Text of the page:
A dowry (also known as trousseau or tocher) is the money, goods, or estate that a woman brings to her new husband. Compare bride price, which is paid to the bride's parents, and dower, which is property settled on the bride herself by the groom at the time of marriage. The same culture may simultaneously practice both dowry and bride price. The dowry is an ancient custom, and its existence may well predate records of it.
It is described in the oldest records, such as the Code of Hammurabi as a pre-existing custom, prescribing only regulations for how it was to be handled and also included regulations for a bride price. If a woman died without sons, her husband had to refund the dowry but could deduct the value of the bride price; the dowry would normally have been the larger of the sums. It marks the first record of long-lasting customs, such as the wife being entitled to her dowry at her husband's death as part of her dower, her dowry being inheritable only by her own children, not by her husband's children by other women, and a woman not being entitled to a (subsequent) inheritance if her father had provided her dowry in marriage.
One of the basic functions of a dowry has been to serve as a form of protection for the wife against the very real possibility of ill treatment by her husband and his family. In other words, the dowry provides an incentive to the husband not to harm the wife.
Dowry was widely practiced in Europe at all times and also in India. In Homeric times, the usual Greek practice was to give a brideprice, and dowries were also exchanged in the later classical time (5th century BC). Ancient Romans also practiced dowry, though Tacitus notes that the Germanic tribes practiced the reverse custom of the dower.
Failure to provide a customary, or agreed-upon, dowry could call off a marriage. William Shakespeare made use of this in King Lear: one of Cordelia's wooers ceases to woo her on hearing that King Lear will give her no dowry. And in Measure for Measure, Claudio and Juliet's premarital sex was brought about by their families' wrangling over dowry after the betrothal, and Angelo's motive for forswearing his betrothal with Mariana is the loss of her dowry at sea.
Folklorists often interpret the fairy tale Cinderella as the competition between the stepmother and the stepdaughter for resources, which may include the need to provide a dowry. Gioacchino Rossini's opera La Cenerentola makes this economic basis explicit: Don Magnifico wishes to make his own daughters' dowry larger, to attract a grander match, which is impossible if he must provide a third dowry.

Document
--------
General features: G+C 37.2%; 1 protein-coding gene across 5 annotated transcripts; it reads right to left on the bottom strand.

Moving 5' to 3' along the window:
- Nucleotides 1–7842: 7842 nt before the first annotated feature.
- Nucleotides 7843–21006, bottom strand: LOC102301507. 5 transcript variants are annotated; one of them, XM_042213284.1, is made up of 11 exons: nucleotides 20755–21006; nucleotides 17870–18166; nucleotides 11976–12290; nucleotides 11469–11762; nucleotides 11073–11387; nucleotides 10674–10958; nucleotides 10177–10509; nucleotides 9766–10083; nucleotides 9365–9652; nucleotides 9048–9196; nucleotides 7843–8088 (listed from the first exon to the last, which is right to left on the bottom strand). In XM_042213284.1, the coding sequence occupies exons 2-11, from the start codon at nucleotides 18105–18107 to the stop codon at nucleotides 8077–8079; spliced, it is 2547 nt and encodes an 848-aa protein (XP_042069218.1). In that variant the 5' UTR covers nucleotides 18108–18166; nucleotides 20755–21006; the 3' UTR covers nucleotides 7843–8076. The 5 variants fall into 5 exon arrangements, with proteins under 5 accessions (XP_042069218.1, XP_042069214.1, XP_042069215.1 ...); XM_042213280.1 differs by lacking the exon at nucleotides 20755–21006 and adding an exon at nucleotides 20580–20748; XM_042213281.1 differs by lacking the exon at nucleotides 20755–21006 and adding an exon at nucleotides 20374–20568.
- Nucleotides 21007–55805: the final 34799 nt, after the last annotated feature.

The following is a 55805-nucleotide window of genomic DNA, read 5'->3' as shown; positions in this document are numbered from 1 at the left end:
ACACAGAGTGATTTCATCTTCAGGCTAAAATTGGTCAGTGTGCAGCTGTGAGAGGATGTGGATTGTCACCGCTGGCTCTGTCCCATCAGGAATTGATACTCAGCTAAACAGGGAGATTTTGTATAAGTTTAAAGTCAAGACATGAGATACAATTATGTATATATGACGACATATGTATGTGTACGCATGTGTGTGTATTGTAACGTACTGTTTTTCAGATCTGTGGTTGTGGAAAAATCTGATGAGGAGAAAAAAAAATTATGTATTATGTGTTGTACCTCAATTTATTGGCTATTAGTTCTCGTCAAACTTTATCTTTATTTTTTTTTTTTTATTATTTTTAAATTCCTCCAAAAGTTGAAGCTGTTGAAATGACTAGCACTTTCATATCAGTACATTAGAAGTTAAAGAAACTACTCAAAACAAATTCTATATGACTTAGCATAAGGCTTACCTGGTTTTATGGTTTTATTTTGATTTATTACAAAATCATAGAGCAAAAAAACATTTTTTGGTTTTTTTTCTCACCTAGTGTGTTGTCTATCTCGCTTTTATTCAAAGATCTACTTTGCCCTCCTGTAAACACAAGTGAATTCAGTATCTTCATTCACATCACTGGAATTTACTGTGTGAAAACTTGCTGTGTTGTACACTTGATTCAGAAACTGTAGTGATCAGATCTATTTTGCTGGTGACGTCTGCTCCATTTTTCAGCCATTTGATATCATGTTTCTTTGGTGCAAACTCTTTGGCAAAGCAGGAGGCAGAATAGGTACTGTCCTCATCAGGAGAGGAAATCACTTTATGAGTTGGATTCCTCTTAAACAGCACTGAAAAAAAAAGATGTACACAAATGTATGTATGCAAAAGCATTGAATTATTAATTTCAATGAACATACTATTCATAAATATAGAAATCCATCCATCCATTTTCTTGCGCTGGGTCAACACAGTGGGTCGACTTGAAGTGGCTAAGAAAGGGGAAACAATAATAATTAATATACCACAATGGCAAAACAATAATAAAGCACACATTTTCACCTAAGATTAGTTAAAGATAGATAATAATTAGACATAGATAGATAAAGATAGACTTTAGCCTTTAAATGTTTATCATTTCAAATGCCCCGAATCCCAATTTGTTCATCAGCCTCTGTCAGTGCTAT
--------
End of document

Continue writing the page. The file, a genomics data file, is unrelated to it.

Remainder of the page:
One common penalty for the kidnapping and rape of an unmarried woman was that the abductor or rapist had to provide the woman's dowry, which was until the late 20th century the wreath money, or the breach of promise. (See raptio and bride kidnapping.)
Providing dowries for poor women was regarded as a form of charity. The custom of Christmas stockings springs from a legend of St. Nicholas, in which he threw gold in the stockings of three poor sisters, thus providing for their dowries. St. Elizabeth of Portugal and St. Martin de Porres were particularly noted for providing such dowries, and the Archconfraternity of the Annunciation, a Roman charity dedicated to providing dowries, received the entire estate of Pope Urban VII. The French crown provided dowries for many of the women who were persuaded to settle New France, and they were known as filles du roy (daughters of the king).
In some parts of Europe, land dowries were common. In Grafschaft Bentheim, for instance, parents who had no sons might give a land dowry to their new son-in-law, with the condition that he take the surname of his bride. The Indian city of Mumbai (Bombay), which is one of the biggest cities in the world, and the city of Tangiers, in Morrocco, were given as a dowry by the Portuguese crown to the British when King Charles II of England, Scotland and Ireland married Catherine of Braganza, a princess of Portugal in 1661.
In Victorian England, it was seen as an early payment of her inheritance, such that only daughters who had not received their dowry were entitled to part of the estate when their parents died, and if the couple died without children, the dowry was returned to the bride's family.
In Europe and Western culture in general it is still common for the bride's family to pay for the majority of the wedding costs.
In India, where Bride burning and dowry deaths are commonplace, the payment of a dowry was prohibited under The 1961 Dowry Prohibition Act in Indian civil law and subsequently by Sections 304B and 498a of the Indian Penal Code (IPC).